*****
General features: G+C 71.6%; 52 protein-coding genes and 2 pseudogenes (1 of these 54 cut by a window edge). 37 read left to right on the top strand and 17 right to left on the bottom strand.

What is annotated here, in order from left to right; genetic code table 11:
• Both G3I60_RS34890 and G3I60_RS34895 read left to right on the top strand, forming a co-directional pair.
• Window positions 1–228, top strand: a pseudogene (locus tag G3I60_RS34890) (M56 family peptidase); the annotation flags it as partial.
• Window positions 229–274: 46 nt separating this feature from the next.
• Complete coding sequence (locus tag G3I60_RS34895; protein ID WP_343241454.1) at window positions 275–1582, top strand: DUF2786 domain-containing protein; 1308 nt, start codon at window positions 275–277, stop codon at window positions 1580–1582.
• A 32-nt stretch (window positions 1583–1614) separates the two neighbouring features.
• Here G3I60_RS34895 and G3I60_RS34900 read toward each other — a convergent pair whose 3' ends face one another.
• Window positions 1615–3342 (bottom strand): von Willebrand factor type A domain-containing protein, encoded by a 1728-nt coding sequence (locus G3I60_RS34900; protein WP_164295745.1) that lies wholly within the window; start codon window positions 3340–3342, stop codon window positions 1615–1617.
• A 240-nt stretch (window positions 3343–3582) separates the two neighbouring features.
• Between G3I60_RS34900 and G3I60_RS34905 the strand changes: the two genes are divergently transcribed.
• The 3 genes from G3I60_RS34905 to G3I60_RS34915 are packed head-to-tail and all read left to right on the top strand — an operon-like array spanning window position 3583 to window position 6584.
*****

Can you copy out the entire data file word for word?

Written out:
General features: G+C 71.6%; 52 protein-coding genes and 2 pseudogenes (1 of these 54 cut by a window edge). 37 read left to right on the top strand and 17 right to left on the bottom strand.

What is annotated here, in order from left to right; genetic code table 11:
• Both G3I60_RS34890 and G3I60_RS34895 read left to right on the top strand, forming a co-directional pair.
• Window positions 1–228, top strand: a pseudogene (locus tag G3I60_RS34890) (M56 family peptidase); the annotation flags it as partial.
• Window positions 229–274: 46 nt separating this feature from the next.
• Complete coding sequence (locus tag G3I60_RS34895; protein ID WP_343241454.1) at window positions 275–1582, top strand: DUF2786 domain-containing protein; 1308 nt, start codon at window positions 275–277, stop codon at window positions 1580–1582.
• A 32-nt stretch (window positions 1583–1614) separates the two neighbouring features.
• Here G3I60_RS34895 and G3I60_RS34900 read toward each other — a convergent pair whose 3' ends face one another.
• Window positions 1615–3342 (bottom strand): von Willebrand factor type A domain-containing protein, encoded by a 1728-nt coding sequence (locus G3I60_RS34900; protein WP_164295745.1) that lies wholly within the window; start codon window positions 3340–3342, stop codon window positions 1615–1617.
• A 240-nt stretch (window positions 3343–3582) separates the two neighbouring features.
• Between G3I60_RS34900 and G3I60_RS34905 the strand changes: the two genes are divergently transcribed.
• The 3 genes from G3I60_RS34905 to G3I60_RS34915 are packed head-to-tail and all read left to right on the top strand — an operon-like array spanning window position 3583 to window position 6584.